“They're somewhat throttled not so much by their systems capability on the billing side, but maybe by their financial processes needing to catch up to where they want to go from a business model perspective,” Konary said.
A company’s data infrastructure could serve as a bottleneck as well, especially when it comes to consumption-based billing. “The consumption billing problem is first and foremost a data wrangling or data processing problem, because you need to collect very sizable amounts of data about what the customer is actually using,” said Balkansky. “Which basically means that you need to create a fairly robust data pipeline that can collect all of his data fairly frequently and send it to some data store.”
And none of this work ends once the bill is calculated and delivered either, because a new set of complications arise from processing customer payments and handling everything from refunds, credits and chargebacks to expired payment methods. To mitigate the cost of payment errors, a billing system needs mechanisms for trying a failed payment method more than one time or reminding customers to update their credit card information.
Build or buy
There simply aren’t many solutions in the market that can accommodate all these challenges, which is why many companies choose to go in-house.
Both Balkansky and Reeder agree that while some billing products exist for large enterprises using subscription-based pricing, the same can’t be said for consumption-based billing or those that cater to early-stage companies.
When it comes to consumption-based billing vendors, it’s only been within the last year or so that Balkansky has seen early companies emerge. “And so for consumption billing companies, realistically there haven't been any options but to build and maintain it yourself,” said Balkansky.
The result is that many founders build their own low-touch billing systems with limited functionality. But that approach isn’t sustainable as companies scale, because most startups can’t anticipate all the complexity that comes with growth.
“Usually they don't architect the billing system with all these thoughts in mind, and at some point, they get stuck,” which usually ends in the startup rebuilding the entire billing system, said Balkansky.
Increasing competition and industry consolidation are telltale signs that the market may be poised to take off. At Stripe, revenue product leader Vladi Shunturov is bullish about the market opportunity. And he’s been putting his money where his mouth is: In the last several months, Stripe purchased revenue reconciliation company Recko and the company Billflow, which specializes in the customer-facing aspects of billing.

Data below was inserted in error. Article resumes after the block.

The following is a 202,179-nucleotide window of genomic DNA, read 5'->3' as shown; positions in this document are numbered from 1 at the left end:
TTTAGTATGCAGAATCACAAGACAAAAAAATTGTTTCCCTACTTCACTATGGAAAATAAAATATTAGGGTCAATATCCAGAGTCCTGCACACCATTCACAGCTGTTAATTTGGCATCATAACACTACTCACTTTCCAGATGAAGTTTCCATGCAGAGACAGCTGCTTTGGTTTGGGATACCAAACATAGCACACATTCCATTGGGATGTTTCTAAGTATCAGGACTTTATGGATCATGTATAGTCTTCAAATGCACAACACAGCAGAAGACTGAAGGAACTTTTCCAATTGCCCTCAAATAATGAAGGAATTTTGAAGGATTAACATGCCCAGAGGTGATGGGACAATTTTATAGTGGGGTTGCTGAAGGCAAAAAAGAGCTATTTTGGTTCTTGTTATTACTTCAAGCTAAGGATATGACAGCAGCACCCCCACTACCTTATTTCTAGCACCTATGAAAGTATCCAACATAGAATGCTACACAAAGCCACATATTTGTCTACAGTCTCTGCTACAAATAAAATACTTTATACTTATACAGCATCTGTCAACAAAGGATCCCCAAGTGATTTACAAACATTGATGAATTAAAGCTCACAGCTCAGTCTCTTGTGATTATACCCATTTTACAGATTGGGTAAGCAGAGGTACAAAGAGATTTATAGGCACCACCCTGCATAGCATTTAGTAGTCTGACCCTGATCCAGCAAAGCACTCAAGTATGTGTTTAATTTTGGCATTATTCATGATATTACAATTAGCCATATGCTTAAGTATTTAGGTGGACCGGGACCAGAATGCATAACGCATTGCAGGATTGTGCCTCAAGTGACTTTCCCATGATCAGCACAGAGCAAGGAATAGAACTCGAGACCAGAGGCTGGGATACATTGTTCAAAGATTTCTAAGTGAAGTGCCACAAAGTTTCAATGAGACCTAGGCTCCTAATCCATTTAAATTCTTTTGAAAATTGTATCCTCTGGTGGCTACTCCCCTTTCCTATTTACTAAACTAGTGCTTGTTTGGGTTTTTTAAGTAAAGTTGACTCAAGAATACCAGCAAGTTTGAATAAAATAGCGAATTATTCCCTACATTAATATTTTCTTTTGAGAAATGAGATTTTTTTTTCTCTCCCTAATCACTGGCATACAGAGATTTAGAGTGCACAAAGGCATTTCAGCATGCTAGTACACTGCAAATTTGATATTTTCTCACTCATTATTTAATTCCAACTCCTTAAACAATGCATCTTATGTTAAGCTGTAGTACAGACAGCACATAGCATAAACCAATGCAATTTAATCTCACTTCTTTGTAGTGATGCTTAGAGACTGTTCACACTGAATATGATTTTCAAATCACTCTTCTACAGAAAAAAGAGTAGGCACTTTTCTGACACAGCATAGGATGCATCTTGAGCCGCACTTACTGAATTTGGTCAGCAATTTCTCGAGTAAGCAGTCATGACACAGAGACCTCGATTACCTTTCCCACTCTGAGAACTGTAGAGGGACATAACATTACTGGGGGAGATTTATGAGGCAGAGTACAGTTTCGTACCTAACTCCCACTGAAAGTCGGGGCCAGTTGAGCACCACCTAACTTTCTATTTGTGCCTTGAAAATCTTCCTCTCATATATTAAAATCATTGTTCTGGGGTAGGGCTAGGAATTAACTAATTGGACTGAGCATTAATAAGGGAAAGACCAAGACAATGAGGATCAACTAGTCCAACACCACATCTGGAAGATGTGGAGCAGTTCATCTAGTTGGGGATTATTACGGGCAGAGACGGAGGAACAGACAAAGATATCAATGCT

“If you look at enterprise software, Zuora and Stripe are the two biggest players in the space and we compete for deals very frequently,” said Shunturov. But “because Stripe is investing very aggressively in this area, we have the opportunity to out-invest other billing platforms and deliver that unified stack faster,” he said.
The few other vendors that do exist like Zuora, which counts Zoom, Zendesk and Microsoft as clients, have limitations. “At the larger end of the market, people tend to go with something like a Zuora, which you need an Accenture contract to help you implement and connect to all of your systems,” said Sequoia’s Reeder. But that extensive implementation process is more than many startups can stomach. “I think that the investment to add one of the tools like Zuora is typically a six- to nine-month process, and for an early-stage startup, that's not really an option.”
But building a billing system in-house isn’t necessarily any easier. Reeder, who worked at both Segment and Twilio, said that both companies built their own billing engines but also have substantial engineering teams to maintain them. Of course, not every company has those resources.
“And it's also not something you can get wrong. Bills are highly personal, it's your direct revenue. So it's a high-stakes project — you can't just have a junior engineer go try to build this by themselves,” she said.
In the future, the combination of data analytics, artificial intelligence and automation may solve many of the challenges facing modern billing systems, including helping enterprises more accurately predict their consumption and testing out how changing pricing models will impact customers and vendors. If billing software companies can manage to figure all this out, the complicated world of enterprise billing could become the next big SaaS market.
“I think this is bigger than the accounting space. I think this is bigger than the ERP space in the long run,” said Shunturov.